Buell Motorcycles, an American motorcycle manufacturer founded by former racer and Harley-Davidson research-and-development staffer Eric Buell, began making racing bikes in 1982. Harley-Davidson acquired an interest in the company in 1993 and bought a controlling share five years later. In 2009, the year Buell won the AMA Daytona Superbike championship – amid considerable controversy – with the Buell 1125R, Harley-Davison closed down the subsidiary company in response to the global recession. However, before Buell disappeared (at least for a few years), the company introduced a companion to the sport bike: the 2009 1125CR, a café racer.
When the 1125R made its debut in 2007, it was the first Buell to use an engine not made by Harley-Davidson. Buell went to Rotax, the Austrian company that makes engines for BMW and Aprilia, for a new 1125cc, liquid-cooled, V-twin, four-stroke engine. Both models have dual overhead cams and fuel injection. The original bike had throttle problems, which were eliminated in the 2009 model with revised EFI mapping; the 1125CR benefitted from the same improvements. Six-speed manual transmissions, with lightweight belt final drives, are operated with wet multi-plate clutches.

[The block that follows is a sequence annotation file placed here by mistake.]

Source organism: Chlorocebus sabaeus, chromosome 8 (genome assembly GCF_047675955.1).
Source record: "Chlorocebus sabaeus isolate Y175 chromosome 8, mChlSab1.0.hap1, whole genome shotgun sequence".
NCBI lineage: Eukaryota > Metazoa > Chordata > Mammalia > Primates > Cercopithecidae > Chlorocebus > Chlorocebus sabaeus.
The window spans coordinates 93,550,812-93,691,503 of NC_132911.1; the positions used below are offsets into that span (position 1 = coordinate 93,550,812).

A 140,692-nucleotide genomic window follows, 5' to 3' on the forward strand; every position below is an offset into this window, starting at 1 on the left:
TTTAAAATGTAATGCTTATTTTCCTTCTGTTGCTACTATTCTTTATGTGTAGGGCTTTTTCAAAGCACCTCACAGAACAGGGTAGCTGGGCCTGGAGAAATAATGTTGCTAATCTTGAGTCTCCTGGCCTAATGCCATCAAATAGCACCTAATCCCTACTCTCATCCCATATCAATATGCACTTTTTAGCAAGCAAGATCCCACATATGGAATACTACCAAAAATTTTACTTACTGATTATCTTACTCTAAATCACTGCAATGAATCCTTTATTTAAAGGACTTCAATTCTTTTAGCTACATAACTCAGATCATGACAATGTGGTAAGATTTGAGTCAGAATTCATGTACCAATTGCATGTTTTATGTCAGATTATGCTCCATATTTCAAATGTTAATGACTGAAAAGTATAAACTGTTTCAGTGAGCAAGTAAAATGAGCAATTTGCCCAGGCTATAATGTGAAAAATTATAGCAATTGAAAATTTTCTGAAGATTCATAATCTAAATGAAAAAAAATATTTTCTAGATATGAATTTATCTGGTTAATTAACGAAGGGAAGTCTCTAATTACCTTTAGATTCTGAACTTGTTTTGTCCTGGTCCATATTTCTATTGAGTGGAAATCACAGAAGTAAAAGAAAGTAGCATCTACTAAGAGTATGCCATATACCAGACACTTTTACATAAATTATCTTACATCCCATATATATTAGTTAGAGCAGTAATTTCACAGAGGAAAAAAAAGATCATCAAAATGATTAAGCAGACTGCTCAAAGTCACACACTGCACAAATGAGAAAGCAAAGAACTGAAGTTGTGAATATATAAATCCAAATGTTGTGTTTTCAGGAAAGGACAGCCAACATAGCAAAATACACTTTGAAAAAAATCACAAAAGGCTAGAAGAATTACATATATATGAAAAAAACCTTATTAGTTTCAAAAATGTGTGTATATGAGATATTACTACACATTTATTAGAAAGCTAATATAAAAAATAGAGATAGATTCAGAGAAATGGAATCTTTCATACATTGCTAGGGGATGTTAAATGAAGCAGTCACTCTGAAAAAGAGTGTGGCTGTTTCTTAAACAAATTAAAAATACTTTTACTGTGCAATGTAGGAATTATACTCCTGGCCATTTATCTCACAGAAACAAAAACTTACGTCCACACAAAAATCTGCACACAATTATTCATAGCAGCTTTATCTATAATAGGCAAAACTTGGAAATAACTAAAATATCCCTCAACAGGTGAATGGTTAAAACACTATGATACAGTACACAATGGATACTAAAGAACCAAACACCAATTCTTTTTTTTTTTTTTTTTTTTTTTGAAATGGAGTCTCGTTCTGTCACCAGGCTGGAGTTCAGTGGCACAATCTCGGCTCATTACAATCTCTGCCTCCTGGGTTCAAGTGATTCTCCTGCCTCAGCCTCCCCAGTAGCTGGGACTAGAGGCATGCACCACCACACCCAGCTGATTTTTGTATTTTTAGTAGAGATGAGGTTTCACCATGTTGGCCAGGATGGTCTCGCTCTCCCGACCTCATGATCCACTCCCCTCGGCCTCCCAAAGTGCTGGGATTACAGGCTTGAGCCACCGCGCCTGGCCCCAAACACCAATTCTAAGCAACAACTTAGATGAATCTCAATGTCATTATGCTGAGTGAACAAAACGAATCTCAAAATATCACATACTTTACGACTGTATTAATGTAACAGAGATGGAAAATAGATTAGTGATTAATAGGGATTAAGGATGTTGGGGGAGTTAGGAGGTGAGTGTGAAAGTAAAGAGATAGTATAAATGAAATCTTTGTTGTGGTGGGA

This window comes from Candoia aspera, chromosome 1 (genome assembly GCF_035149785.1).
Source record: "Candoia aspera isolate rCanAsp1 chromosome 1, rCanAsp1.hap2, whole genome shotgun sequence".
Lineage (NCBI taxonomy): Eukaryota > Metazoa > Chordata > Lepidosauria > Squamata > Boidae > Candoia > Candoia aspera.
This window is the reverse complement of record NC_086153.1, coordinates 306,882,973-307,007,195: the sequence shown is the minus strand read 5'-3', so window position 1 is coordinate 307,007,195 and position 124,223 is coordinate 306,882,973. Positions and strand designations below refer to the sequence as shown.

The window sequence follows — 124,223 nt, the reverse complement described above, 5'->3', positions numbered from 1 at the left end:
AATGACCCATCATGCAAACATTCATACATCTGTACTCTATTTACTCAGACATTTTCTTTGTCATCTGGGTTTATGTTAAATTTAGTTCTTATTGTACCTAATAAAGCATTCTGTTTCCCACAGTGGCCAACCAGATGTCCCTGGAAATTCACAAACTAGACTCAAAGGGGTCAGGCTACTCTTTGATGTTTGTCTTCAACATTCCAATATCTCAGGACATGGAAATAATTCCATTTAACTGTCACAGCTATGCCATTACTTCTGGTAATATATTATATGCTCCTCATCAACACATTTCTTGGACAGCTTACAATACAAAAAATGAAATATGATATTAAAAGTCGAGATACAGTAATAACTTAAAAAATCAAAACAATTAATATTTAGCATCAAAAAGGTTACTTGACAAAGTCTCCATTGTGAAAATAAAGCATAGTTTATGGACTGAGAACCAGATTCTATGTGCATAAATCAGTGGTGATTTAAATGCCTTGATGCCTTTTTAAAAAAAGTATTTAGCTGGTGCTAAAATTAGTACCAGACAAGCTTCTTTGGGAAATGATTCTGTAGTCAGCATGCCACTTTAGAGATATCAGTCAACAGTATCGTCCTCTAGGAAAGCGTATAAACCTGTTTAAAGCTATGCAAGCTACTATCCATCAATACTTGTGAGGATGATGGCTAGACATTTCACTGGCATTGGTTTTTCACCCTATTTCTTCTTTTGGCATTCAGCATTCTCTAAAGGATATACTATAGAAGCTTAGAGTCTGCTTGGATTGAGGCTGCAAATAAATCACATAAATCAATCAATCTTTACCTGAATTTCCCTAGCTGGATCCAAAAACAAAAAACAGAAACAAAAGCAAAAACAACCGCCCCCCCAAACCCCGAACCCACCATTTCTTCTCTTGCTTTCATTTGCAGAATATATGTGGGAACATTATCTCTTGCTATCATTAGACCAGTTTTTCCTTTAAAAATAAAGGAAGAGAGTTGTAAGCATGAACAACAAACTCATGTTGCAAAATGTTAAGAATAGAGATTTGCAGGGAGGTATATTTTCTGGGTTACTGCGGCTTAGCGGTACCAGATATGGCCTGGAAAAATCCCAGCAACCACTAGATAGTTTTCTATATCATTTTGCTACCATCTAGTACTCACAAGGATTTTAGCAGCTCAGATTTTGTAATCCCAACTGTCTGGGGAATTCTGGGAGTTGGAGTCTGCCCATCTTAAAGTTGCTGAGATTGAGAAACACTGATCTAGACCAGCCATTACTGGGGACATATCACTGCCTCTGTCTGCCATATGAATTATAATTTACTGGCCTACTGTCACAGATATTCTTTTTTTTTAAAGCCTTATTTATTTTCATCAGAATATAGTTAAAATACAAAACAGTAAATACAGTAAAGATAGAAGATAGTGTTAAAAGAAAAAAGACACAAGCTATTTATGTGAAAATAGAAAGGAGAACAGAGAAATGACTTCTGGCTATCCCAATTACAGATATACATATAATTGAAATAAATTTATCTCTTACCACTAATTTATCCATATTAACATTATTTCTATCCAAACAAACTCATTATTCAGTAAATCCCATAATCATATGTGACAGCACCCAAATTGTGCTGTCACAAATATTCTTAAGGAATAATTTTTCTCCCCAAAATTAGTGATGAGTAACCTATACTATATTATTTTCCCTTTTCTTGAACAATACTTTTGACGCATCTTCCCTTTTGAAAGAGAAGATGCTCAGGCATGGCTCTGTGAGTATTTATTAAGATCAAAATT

A Showa inverted fork with adjustable load and rebound damping provides the front suspension; in the rear is a Showa twin-sided swing arm with a single adjustable, spring preloaded shock and rebound damping. The ride is firm but not jarring. Eight-piston ZTL single-disc brakes in front and back stop the machines.
Lightweight and maneuverable, with predictable power delivery, the 1125R and 1125CR were strong contenders in the sport bike field. Part of its low weight came from the fact that fuel is stored in the frame, adding stability. Buell offered many accessories to expand the bikes’ uses, with a variety of luggage options for those who wished to use them as tourers or for commuting, along with a windshield, heated hand grips, and more comfortable seats. The 1125R’s wide fairing provides plenty of protection from the wind – and took a lot of criticism for its looks at the same time, with one reviewer unkindly comparing it to a deformed alien.